Day one of JSFoo is just got over. Went to the event with lot of expectations and came back with some new ideas/topics to explore. Here’s a summary of what I learnt from today’s sessions.
Except the keynote, rest of the sessions simultaneously happened in two tracks. So, I had to opt for one session while missing the other one. Anyway, the organizers seems to be recording the whole event. So, I hope I can catch up with the sessions I missed later in video format.
The first session I chose was ‘Scaling node at Errorception’ by Errorception founder, Rakesh Pai. As I’m exploring node for my own web app, its very obvious for me to go for this. The speaker talked about how he’s running Errorception on Node Mongodb stack. The highlights from his speech was:
- Don’t write monolithic app. Instead break them into several micro apps (front end, queue processor, etc). This helps you to maintain it without much pain and deploy/take down the apps without affecting each other.
- Build a Queue layer for inter-app communication. That way, even if you take down a app, the messages won’t be lost and they’ll just be there in the queue until your app pick them up. He seems to be using redis for this purpose at Errorception.
- CPU bound app? Run away from node.
Then there was a 30 minutes of Q/A session about ‘Web Storage’. The presenter talked about different options for storing data locally at browser. It was new information to me that developers (ab)used the window.name property in order to persist data. This hack is totally an insecure way to preserve data and should never be considered for anything secure.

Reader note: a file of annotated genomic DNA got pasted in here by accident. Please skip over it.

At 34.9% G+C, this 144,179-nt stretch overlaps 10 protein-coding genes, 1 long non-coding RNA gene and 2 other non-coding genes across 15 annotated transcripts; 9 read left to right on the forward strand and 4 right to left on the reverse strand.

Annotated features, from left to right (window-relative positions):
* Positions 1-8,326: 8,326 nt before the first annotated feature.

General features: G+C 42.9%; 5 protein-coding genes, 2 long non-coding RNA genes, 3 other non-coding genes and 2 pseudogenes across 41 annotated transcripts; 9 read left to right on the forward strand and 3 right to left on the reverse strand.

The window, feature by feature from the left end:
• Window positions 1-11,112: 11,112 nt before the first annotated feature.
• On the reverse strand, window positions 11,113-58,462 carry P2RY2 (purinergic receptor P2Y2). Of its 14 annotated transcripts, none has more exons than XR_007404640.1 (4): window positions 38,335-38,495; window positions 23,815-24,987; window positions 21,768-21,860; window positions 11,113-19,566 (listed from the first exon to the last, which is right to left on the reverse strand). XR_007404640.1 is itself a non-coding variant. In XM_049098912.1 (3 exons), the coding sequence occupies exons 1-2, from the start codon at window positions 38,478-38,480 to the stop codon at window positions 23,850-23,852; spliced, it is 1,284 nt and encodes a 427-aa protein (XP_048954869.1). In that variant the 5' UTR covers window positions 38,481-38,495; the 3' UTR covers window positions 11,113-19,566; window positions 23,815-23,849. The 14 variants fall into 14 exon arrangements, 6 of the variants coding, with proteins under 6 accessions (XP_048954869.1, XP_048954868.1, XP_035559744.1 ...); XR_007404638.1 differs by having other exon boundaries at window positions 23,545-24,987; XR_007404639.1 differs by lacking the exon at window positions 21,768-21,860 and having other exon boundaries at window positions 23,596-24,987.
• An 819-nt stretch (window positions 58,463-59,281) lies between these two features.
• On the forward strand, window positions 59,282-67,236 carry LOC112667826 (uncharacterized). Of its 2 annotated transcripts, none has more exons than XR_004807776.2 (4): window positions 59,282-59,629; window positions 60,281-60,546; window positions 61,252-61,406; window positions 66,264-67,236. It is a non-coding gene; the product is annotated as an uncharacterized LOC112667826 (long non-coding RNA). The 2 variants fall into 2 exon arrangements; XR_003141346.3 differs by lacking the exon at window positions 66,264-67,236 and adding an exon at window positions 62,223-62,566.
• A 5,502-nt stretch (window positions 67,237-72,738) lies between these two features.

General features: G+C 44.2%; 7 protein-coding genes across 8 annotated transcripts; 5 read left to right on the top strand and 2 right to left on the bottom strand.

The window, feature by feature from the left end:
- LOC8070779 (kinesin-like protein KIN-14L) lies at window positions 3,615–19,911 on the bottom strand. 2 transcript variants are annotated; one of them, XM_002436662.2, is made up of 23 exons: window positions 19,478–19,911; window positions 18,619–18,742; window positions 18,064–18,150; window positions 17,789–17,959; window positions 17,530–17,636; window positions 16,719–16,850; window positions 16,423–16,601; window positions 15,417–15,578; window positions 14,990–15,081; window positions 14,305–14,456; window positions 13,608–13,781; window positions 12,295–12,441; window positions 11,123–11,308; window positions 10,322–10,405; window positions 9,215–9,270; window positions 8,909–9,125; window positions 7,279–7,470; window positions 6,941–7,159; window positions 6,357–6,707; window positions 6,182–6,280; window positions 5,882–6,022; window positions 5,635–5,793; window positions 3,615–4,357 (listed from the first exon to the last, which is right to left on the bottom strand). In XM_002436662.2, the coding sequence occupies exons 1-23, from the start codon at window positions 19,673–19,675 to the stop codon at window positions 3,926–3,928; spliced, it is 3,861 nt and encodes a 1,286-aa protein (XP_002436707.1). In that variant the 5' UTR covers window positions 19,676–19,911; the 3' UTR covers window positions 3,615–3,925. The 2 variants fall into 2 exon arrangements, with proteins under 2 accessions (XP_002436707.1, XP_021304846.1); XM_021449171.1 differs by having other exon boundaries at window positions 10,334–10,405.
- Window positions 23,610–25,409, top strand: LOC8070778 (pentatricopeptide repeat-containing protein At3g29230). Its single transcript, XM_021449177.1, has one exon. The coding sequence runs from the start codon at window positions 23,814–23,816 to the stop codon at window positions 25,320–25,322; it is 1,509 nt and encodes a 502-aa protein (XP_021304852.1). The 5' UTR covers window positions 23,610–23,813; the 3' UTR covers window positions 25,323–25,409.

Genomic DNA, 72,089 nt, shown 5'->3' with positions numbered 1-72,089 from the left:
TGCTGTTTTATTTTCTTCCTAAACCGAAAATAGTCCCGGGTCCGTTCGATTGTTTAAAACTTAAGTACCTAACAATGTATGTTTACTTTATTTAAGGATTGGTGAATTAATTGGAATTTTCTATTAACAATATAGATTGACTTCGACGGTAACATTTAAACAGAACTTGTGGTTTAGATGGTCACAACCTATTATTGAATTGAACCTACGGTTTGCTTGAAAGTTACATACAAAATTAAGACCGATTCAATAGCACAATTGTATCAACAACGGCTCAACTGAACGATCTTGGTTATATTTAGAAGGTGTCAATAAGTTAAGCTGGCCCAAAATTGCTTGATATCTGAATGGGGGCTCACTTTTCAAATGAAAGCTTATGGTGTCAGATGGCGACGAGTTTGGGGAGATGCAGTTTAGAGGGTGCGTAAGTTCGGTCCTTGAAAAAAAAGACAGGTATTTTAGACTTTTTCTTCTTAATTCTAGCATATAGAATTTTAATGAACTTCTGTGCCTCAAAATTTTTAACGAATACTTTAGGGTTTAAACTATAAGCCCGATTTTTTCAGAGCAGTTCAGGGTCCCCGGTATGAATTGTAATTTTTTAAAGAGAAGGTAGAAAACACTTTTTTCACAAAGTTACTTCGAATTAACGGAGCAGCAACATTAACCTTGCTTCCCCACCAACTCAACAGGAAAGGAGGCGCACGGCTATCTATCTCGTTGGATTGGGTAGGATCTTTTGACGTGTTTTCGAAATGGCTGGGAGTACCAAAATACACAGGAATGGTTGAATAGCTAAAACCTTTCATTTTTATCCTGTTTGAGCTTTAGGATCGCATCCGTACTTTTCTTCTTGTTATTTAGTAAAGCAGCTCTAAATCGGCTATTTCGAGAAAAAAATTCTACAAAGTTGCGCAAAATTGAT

After a delicious lunch (I always complain about food in Bangalore, so when I say delicious, it is DELICIOUS!), I sit there in the ‘Create JS’ session by Harish Sivaramakrishnan. He totally inspired the audience by building a game from scratch in 45 minutes using CreateJS library. This library lets you to draw objects on Canvas instead of directly manipulating pixels by hand. A totally cool JS lib and if you are into game/visual programming using Canvas, you shouldn’t miss this one.
The final sessions I attended were about using JQuery Deferred instead of inner-nesting callbacks and I18N Wikimedia libraries. Both provided some good information which I’ll be using in my next projects.
Final session of the day was from Rakesh Pai who demoed his project of Controlling a toy car using Node server. He’d integrated the toy car with the Raspberry pi computer and ran the node server in it. A cool hardware hack, received great appreciation from the crowd.
With that the first day got over.